Introduction

  • The nervous system controls salivary secretion. The smell or taste of food, and masticatory stimuli affect the amount of salivary secretion. Secretion of saliva can be divided into two phases – the primary phase which involves secretory acini, and the secondary phase which occurs in excretory ducts.

You can read more about the classification and composition of saliva here.

Saliva – Neural Control

  • The autonomic nervous system affects the composition and flow of saliva from glands.
  • Parasympathetic Nerves:
    • Primary control of salivary glands is through parasympathetic nerves. These nerves are responsible for secretion of watery, electrolyte-rich and low protein saliva.
    • The parotid gland is primarily stimulated and partly the submandibular gland. Hence, while eating, serous salivary secretion is stimulated.
    • The most effective stimulus for an increase in salivary secretion is a sour taste followed by a salty taste.
  • Sympathetic Nerves:
    • In situations of fear, anger, stress, or vigorous exercise where sympathetic nerves are stimulated, the salivary glands produce thicker, protein-rich saliva. This occurs due to a modification in vascular supply of gland by the sympathetic nerves.
    • The sublingual gland and partly the submandibular gland are responsible for an increase in mucous content of salivary secretion.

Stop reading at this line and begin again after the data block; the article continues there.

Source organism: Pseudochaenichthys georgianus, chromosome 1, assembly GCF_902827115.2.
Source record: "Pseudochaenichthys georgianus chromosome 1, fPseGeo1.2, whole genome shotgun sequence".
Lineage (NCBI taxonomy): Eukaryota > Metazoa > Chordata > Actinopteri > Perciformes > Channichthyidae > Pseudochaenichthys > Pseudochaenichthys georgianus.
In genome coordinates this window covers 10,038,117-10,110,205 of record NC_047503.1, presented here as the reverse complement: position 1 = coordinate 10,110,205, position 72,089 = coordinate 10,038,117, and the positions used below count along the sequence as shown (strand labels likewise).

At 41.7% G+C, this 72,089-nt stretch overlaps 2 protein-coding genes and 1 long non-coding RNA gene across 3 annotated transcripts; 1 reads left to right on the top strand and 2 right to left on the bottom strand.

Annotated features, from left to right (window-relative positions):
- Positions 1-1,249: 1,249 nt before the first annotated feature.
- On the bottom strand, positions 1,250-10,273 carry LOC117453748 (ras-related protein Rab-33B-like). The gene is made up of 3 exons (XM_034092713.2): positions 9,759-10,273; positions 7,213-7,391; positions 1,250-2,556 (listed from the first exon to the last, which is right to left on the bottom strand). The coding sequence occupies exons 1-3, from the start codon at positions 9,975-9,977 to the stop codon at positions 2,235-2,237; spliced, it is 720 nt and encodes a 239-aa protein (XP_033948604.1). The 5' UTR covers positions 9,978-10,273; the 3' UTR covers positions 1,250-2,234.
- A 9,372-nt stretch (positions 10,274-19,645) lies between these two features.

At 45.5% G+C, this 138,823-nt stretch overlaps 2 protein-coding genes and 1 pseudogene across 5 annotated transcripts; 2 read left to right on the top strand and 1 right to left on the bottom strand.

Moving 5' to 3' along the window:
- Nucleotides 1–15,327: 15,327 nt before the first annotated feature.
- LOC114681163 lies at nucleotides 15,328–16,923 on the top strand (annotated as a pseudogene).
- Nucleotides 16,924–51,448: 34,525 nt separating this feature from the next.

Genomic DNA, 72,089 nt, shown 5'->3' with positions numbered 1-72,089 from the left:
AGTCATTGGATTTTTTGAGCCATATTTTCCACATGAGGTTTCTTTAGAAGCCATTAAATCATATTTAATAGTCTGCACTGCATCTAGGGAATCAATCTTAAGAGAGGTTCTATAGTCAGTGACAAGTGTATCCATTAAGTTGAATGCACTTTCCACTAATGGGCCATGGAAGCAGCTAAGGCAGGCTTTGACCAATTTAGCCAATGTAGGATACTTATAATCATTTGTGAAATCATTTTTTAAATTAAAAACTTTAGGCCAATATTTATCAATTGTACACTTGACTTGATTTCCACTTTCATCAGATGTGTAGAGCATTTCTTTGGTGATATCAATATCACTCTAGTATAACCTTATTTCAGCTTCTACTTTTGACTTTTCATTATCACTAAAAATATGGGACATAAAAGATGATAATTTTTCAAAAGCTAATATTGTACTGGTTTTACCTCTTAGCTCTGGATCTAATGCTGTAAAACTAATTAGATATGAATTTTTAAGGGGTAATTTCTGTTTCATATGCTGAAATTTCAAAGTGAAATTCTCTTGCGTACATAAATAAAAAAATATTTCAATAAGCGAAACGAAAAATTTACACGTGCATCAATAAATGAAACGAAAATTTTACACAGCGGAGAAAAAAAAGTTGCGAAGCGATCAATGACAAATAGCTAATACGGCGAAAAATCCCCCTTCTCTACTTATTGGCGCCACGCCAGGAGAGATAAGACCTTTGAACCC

Salivary Reflex

  • Unconditioned reflex: It is an inborn reflex, which induces secretion of saliva when any substance is placed in oral cavity.
  • Conditioned reflex: It is a reflex acquired by experience. Even a thought of your favourite food initiates salivary secretion. 

Physiological Process of Formation:

  • Primary secretory phase:
    • Formation of protein component:
Formation of Protein Component in Saliva- Flow Diagram
Formation of Protein Component – Flow Diagram
    • Formation of electrolyte component:
Formation of electrolyte component in saliva - flow diagram
Formation of electrolyte component – flow diagram
  • Secondary/Modification phase of secretion
    • Saliva produced by secretory acini contain electrolytes such as sodium and chloride. Prevention the loss of sodium and chloride ions from the body is necessary. The excretory ducts play a key role in reabsorbing sodium and chloride secreted in saliva from acini. Thus, the end product is hypotonic to plasma.
    • The striated duct modifies secreted saliva from acini by reabsorbing sodium and chloride ions and simultaneously excreting potassium and bicarbonate ions.
    • The autonomic nervous system and mineralocorticoids control the modification step.

Summary

  • Salivary secretion is controlled by both the parasympathetic and sympathetic nervous systems.
  • The parasympathetic system is typically responsible in normal day-to-day function.
  • The sympathetic system usually works when our ‘fight or flight’ response is triggered.
  • Saliva can be divided in to a protein component and an electrolyte component. These vary in composition based on the nervous system controlling production.
  • Further modification of the saliva occurs in the ducts.

Recommended Reading

References
  1. Kumar GS (2015) Orban’s Oral histology and embryology. 14th edn: Elsevier India.
  2. Sembulingum K and Sembulingum P (2012) Essentials of medical physiology 6th edn: Jaypee publications.

How useful was this post?

Click on a star to rate it!

Average rating / 5. Vote count:

No votes so far! Be the first to rate this post.

As you found this post useful...

Follow us on social media!

We are sorry that this post was not useful for you!

Let us improve this post!

LEAVE A REPLY

Please enter your comment!
Please enter your name here